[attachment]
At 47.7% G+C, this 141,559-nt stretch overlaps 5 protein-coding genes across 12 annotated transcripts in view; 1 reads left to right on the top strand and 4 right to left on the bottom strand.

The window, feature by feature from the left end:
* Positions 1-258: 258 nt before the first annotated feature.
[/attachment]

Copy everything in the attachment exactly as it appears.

At 47.7% G+C, this 141,559-nt stretch overlaps 5 protein-coding genes across 12 annotated transcripts in view; 1 reads left to right on the top strand and 4 right to left on the bottom strand.

The window, feature by feature from the left end:
* Positions 1-258: 258 nt before the first annotated feature.